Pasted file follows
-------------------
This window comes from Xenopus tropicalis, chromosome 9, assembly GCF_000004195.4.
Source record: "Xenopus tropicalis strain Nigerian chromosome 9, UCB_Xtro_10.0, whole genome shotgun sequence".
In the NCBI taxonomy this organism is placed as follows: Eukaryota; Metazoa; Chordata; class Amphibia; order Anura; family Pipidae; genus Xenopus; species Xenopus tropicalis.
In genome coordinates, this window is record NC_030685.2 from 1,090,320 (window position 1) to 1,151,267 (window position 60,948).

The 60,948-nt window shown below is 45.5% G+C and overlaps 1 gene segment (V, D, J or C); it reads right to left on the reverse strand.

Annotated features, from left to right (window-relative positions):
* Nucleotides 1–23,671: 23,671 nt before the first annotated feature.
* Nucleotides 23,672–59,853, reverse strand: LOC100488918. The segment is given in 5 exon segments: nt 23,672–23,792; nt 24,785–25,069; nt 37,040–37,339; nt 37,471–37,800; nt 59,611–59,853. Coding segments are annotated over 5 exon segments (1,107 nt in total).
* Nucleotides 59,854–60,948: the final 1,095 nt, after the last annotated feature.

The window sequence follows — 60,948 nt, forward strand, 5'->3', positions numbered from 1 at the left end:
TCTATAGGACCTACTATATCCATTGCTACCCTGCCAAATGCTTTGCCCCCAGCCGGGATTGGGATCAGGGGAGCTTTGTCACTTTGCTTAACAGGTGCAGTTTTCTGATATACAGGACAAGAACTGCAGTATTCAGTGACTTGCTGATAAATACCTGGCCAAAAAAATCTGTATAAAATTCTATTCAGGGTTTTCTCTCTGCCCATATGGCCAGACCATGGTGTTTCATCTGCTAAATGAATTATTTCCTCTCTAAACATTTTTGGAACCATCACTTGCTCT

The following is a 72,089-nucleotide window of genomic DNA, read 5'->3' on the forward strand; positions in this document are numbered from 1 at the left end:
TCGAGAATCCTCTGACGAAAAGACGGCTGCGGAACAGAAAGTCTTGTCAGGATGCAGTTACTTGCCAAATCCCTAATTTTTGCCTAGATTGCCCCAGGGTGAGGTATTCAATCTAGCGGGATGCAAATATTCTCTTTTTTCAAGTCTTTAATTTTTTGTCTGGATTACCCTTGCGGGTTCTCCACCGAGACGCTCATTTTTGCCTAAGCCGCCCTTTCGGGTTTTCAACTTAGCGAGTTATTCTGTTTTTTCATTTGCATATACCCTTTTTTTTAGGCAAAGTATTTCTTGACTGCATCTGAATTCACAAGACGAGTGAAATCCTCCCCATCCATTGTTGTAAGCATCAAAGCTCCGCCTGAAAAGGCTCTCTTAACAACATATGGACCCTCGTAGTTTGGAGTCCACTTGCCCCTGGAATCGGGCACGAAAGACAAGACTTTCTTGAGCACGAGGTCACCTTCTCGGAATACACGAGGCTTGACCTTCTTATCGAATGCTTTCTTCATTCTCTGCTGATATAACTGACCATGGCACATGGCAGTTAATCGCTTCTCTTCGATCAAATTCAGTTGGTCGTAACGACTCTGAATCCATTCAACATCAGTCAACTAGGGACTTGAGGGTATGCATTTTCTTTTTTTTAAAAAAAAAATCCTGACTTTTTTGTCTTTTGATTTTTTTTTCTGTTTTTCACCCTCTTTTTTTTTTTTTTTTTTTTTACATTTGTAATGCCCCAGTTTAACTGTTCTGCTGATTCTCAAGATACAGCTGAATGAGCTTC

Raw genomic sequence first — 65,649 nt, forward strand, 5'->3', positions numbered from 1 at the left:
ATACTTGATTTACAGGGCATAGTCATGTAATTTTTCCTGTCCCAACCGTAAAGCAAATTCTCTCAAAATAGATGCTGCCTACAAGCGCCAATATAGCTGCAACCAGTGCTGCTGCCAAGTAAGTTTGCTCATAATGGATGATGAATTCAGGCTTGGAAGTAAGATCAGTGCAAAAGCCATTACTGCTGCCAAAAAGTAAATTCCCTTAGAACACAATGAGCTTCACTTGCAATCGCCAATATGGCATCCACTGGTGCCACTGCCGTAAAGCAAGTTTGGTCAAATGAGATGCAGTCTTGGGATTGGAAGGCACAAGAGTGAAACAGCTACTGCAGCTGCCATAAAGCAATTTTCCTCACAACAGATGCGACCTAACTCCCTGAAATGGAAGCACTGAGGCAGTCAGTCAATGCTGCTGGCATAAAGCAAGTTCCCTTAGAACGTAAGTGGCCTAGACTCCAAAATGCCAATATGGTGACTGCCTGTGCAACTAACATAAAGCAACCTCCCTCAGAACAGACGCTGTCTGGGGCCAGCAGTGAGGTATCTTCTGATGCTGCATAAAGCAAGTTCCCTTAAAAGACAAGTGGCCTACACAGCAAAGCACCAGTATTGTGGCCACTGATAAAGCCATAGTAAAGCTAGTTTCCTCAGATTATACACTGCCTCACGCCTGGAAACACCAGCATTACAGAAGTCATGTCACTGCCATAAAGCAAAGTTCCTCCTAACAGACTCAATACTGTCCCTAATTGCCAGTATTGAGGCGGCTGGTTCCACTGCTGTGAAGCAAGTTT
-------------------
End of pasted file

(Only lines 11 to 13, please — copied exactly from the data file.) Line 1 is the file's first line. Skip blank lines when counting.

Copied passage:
TCTATAGGACCTACTATATCCATTGCTACCCTGCCAAATGCTTTGCCCCCAGCCGGGATTGGGATCAGGGGAGCTTTGTCACTTTGCTTAACAGGTGCAGTTTTCTGATATACAGGACAAGAACTGCAGTATTCAGTGACTTGCTGATAAATACCTGGCCAAAAAAATCTGTATAAAATTCTATTCAGGGTTTTCTCTCTGCCCATATGGCCAGACCATGGTGTTTCATCTGCTAAATGAATTATTTCCTCTCTAAACATTTTTGGAACCATCACTTGCTCT

The following is a 72,089-nucleotide window of genomic DNA, read 5'->3' on the forward strand; positions in this document are numbered from 1 at the left end:
TCGAGAATCCTCTGACGAAAAGACGGCTGCGGAACAGAAAGTCTTGTCAGGATGCAGTTACTTGCCAAATCCCTAATTTTTGCCTAGATTGCCCCAGGGTGAGGTATTCAATCTAGCGGGATGCAAATATTCTCTTTTTTCAAGTCTTTAATTTTTTGTCTGGATTACCCTTGCGGGTTCTCCACCGAGACGCTCATTTTTGCCTAAGCCGCCCTTTCGGGTTTTCAACTTAGCGAGTTATTCTGTTTTTTCATTTGCATATACCCTTTTTTTTAGGCAAAGTATTTCTTGACTGCATCTGAATTCACAAGACGAGTGAAATCCTCCCCATCCATTGTTGTAAGCATCAAAGCTCCGCCTGAAAAGGCTCTCTTAACAACATATGGACCCTCGTAGTTTGGAGTCCACTTGCCCCTGGAATCGGGCACGAAAGACAAGACTTTCTTGAGCACGAGGTCACCTTCTCGGAATACACGAGGCTTGACCTTCTTATCGAATGCTTTCTTCATTCTCTGCTGATATAACTGACCATGGCACATGGCAGTTAATCGCTTCTCTTCGATCAAATTCAGTTGGTCGTAACGACTCTGAATCCATTCAACATCAGTCAACTAGGGACTTGAGGGTATGCATTTTCTTTTTTTTAAAAAAAAAATCCTGACTTTTTTGTCTTTTGATTTTTTTTTCTGTTTTTCACCCTCTTTTTTTTTTTTTTTTTTTTTACATTTGTAATGCCCCAGTTTAACTGTTCTGCTGATTCTCAAGATACAGCTGAATGAGCTTC